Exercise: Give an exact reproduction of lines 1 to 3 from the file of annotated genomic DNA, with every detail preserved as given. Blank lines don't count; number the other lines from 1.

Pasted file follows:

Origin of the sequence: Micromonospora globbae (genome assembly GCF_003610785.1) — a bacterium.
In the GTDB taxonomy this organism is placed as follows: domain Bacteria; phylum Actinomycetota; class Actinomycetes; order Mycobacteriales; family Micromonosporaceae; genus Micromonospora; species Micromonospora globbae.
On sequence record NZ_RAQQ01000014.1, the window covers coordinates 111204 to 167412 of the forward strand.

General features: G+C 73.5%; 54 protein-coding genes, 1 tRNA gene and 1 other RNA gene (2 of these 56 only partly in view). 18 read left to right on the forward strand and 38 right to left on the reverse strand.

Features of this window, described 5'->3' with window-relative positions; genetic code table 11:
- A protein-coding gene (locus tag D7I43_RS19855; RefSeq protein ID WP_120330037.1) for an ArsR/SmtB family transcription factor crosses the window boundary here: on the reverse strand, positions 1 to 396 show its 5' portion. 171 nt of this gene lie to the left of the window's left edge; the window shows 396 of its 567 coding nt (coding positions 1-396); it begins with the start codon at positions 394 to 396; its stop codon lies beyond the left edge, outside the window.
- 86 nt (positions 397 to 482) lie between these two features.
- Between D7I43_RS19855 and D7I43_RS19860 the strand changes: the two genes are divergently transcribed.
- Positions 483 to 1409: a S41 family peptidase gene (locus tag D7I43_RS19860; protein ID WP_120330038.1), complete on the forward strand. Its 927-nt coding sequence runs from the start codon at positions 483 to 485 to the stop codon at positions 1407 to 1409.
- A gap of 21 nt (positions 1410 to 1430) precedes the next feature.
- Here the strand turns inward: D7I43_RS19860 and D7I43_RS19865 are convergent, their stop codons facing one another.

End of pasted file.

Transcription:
Origin of the sequence: Micromonospora globbae (genome assembly GCF_003610785.1) — a bacterium.
In the GTDB taxonomy this organism is placed as follows: domain Bacteria; phylum Actinomycetota; class Actinomycetes; order Mycobacteriales; family Micromonosporaceae; genus Micromonospora; species Micromonospora globbae.
On sequence record NZ_RAQQ01000014.1, the window covers coordinates 111204 to 167412 of the forward strand.